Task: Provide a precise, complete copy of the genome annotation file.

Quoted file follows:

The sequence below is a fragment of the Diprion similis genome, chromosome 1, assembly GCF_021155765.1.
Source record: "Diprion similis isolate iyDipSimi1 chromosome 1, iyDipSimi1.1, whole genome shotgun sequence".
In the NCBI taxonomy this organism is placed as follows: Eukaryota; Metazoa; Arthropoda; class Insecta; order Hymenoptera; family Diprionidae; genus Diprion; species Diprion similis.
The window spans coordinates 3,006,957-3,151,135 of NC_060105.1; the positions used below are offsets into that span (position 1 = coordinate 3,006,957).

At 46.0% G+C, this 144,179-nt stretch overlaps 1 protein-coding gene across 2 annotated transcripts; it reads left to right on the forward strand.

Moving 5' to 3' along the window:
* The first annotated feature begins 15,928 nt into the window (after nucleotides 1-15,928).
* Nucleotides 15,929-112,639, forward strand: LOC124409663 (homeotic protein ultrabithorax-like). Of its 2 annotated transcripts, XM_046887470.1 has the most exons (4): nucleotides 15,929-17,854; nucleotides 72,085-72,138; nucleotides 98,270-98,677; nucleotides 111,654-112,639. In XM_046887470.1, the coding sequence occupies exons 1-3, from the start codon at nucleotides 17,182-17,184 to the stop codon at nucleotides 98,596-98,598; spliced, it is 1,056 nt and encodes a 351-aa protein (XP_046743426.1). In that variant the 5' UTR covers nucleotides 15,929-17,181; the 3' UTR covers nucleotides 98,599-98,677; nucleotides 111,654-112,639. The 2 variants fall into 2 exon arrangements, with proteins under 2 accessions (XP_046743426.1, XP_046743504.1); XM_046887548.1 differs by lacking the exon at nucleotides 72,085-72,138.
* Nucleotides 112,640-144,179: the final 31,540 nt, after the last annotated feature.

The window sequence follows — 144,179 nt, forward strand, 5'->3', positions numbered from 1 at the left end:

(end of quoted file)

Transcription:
The sequence below is a fragment of the Diprion similis genome, chromosome 1, assembly GCF_021155765.1.
Source record: "Diprion similis isolate iyDipSimi1 chromosome 1, iyDipSimi1.1, whole genome shotgun sequence".
In the NCBI taxonomy this organism is placed as follows: Eukaryota; Metazoa; Arthropoda; class Insecta; order Hymenoptera; family Diprionidae; genus Diprion; species Diprion similis.
The window spans coordinates 3,006,957-3,151,135 of NC_060105.1; the positions used below are offsets into that span (position 1 = coordinate 3,006,957).

At 46.0% G+C, this 144,179-nt stretch overlaps 1 protein-coding gene across 2 annotated transcripts; it reads left to right on the forward strand.

Moving 5' to 3' along the window:
* The first annotated feature begins 15,928 nt into the window (after nucleotides 1-15,928).
* Nucleotides 15,929-112,639, forward strand: LOC124409663 (homeotic protein ultrabithorax-like). Of its 2 annotated transcripts, XM_046887470.1 has the most exons (4): nucleotides 15,929-17,854; nucleotides 72,085-72,138; nucleotides 98,270-98,677; nucleotides 111,654-112,639. In XM_046887470.1, the coding sequence occupies exons 1-3, from the start codon at nucleotides 17,182-17,184 to the stop codon at nucleotides 98,596-98,598; spliced, it is 1,056 nt and encodes a 351-aa protein (XP_046743426.1). In that variant the 5' UTR covers nucleotides 15,929-17,181; the 3' UTR covers nucleotides 98,599-98,677; nucleotides 111,654-112,639. The 2 variants fall into 2 exon arrangements, with proteins under 2 accessions (XP_046743426.1, XP_046743504.1); XM_046887548.1 differs by lacking the exon at nucleotides 72,085-72,138.
* Nucleotides 112,640-144,179: the final 31,540 nt, after the last annotated feature.

The window sequence follows — 144,179 nt, forward strand, 5'->3', positions numbered from 1 at the left end: